Each node fetches the duty locally and will try to propose it to the other committee members to sign. There is no guarantee that the fetched attestation data will be decided on.
Yellow Steps — Consensus
The consensus part of the pipeline is the heart of what makes SSV so robust and secure. Our implementation uses the QBFT protocol- a 3 step BFT protocol which finalizes every instance (comparable to blocks).
QBFT also prioritizes safety over liveness which means that if >f nodes are down it might take a while to recuperate.
To try and reduce the effects of the above we’ve implemented a quick sync protocol which is a major improvement.
QBFT has 3 steps (with the 4th one a state) in a happy flow:
- Pre-prepare — a deterministic leader sends a proposed input data (the fetched attestation data from previous steps) to all committee members
- Prepare — Each individual member verifies the input data (which includes slashing protection). If the data is valid it will send a prepared message indicating he is willing to commit to that data.
- Commit — If 2f+1 prepare messages are received the node will send a commit message to all other members.
- Decided* — Not strictly a “step” but rather a state achieved if 2f+1 valid commit messages are received.
A QBFT message has the below structure:
- Type — message type (pre-prepare, prepare, etc,)
- Lambda — consensus identifier as calculated here
- Sequence Number — unique identifier of a specific instance of QBFT which is incremental.
Instance x+1 can’t start if instance x hasn’t decided. An instance is the execution of a duty.
- Value — the input value to decide on.
Each QBFT message goes through a pipeline of verification, validation and (upon confirmation) execution steps. This was created with a synchronous architecture in mind to simplify implementation.
The pre-prepare pipeline above takes as input a pre-prepare message, validates it’s content, type, identifier (lambda), round number, sequence number, signature, leader and if all passes, then executes it according to the QBFT protocol.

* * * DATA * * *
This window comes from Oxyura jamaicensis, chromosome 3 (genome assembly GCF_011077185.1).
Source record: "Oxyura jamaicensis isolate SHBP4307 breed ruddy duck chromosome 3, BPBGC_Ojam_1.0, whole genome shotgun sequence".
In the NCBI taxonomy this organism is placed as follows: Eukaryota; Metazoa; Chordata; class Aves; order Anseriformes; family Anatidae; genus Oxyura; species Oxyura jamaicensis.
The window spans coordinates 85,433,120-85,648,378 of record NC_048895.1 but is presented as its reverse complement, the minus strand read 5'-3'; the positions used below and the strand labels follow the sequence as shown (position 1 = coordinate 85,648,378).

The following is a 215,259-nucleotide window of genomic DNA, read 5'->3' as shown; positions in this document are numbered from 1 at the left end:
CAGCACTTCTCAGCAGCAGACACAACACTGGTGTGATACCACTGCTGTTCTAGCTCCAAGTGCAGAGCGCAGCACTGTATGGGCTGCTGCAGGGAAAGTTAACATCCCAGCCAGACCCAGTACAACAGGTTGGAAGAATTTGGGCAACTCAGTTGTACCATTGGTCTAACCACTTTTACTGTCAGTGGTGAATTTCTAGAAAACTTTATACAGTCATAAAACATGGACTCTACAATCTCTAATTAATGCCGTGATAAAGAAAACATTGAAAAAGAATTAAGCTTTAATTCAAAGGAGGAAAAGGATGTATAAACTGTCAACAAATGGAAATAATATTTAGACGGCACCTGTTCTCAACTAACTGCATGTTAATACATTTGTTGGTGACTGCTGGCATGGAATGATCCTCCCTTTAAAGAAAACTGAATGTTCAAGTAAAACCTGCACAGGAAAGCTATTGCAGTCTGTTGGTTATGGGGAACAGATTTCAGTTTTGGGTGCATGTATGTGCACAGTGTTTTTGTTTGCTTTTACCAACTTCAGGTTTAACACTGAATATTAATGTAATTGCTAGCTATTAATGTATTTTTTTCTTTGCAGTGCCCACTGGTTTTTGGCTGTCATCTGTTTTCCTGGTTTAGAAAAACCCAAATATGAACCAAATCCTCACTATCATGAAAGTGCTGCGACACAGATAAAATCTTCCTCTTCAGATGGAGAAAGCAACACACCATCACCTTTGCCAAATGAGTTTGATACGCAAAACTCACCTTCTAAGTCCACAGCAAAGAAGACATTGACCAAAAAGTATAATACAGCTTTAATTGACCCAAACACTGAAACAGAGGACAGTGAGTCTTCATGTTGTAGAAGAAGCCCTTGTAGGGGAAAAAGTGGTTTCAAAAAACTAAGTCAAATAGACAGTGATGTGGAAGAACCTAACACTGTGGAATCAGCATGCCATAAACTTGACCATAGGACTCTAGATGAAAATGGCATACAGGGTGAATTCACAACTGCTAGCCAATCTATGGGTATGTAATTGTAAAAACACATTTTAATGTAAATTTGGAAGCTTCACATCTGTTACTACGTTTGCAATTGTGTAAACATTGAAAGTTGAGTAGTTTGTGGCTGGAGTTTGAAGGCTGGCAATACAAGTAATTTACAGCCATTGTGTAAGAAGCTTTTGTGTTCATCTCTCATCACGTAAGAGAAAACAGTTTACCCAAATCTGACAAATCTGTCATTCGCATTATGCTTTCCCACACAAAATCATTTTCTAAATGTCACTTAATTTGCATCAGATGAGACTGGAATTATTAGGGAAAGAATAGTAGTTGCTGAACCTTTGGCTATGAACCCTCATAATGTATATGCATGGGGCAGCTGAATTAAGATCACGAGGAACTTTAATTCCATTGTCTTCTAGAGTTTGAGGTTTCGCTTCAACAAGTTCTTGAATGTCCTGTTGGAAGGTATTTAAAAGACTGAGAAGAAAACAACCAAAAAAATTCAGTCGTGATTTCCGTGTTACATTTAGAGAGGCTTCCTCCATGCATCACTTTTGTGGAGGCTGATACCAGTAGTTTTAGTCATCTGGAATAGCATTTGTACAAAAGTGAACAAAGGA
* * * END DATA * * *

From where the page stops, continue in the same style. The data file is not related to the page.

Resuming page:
If the committee can’t decide within the first round, a change round protocol is initiated. It includes exponential timeouts, each time it fails, attempts again until it reaches a consensus.
Orange Steps — Post Consensus
The consensus step returns a decided value which, (should be), a valid attestation data struct similar to the below one (taken from the eth2.0 spec)
The next steps are for signing the attestation data with the share key, resulting in a partial signature which is broadcasted to all the other members. 2f+1 partial signatures are required to reconstruct a valid signature (against the validator’s public key).
Waiting for the other signatures is straightforward, limited only by a timeout.
It’s important to note that this step may fail even if consensus was achieved, for example 2f nodes could drop offline which will result in insufficient collected, partial signatures. If this step fails then the validator will miss an attestation.
Signature reconstruction is using the native Herumi BLS library functions. Behind the scenes it uses Lagrange interpolation to reconstruct a valid signature. I’ve written about it here and Dash research wrote about it here.
The SSV protocol and implementation should be as clear and deterministic as possible, one of the goals the community should have is a formal spec for SSV that can serve for additional implementations and as a reference.